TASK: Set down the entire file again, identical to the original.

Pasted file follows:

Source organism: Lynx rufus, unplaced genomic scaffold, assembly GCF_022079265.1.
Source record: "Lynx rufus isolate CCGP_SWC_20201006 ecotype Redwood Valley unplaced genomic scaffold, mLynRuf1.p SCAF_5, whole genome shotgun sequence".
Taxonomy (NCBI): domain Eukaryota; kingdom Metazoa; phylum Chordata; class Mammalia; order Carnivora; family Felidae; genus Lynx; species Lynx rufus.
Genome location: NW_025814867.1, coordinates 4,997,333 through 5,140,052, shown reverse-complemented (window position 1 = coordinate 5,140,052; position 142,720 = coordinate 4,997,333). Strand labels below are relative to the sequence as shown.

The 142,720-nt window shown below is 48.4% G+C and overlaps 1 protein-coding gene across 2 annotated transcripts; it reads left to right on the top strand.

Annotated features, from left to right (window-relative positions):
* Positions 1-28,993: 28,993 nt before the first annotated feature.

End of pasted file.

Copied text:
Source organism: Lynx rufus, unplaced genomic scaffold, assembly GCF_022079265.1.
Source record: "Lynx rufus isolate CCGP_SWC_20201006 ecotype Redwood Valley unplaced genomic scaffold, mLynRuf1.p SCAF_5, whole genome shotgun sequence".
Taxonomy (NCBI): domain Eukaryota; kingdom Metazoa; phylum Chordata; class Mammalia; order Carnivora; family Felidae; genus Lynx; species Lynx rufus.
Genome location: NW_025814867.1, coordinates 4,997,333 through 5,140,052, shown reverse-complemented (window position 1 = coordinate 5,140,052; position 142,720 = coordinate 4,997,333). Strand labels below are relative to the sequence as shown.

The 142,720-nt window shown below is 48.4% G+C and overlaps 1 protein-coding gene across 2 annotated transcripts; it reads left to right on the top strand.

Annotated features, from left to right (window-relative positions):
* Positions 1-28,993: 28,993 nt before the first annotated feature.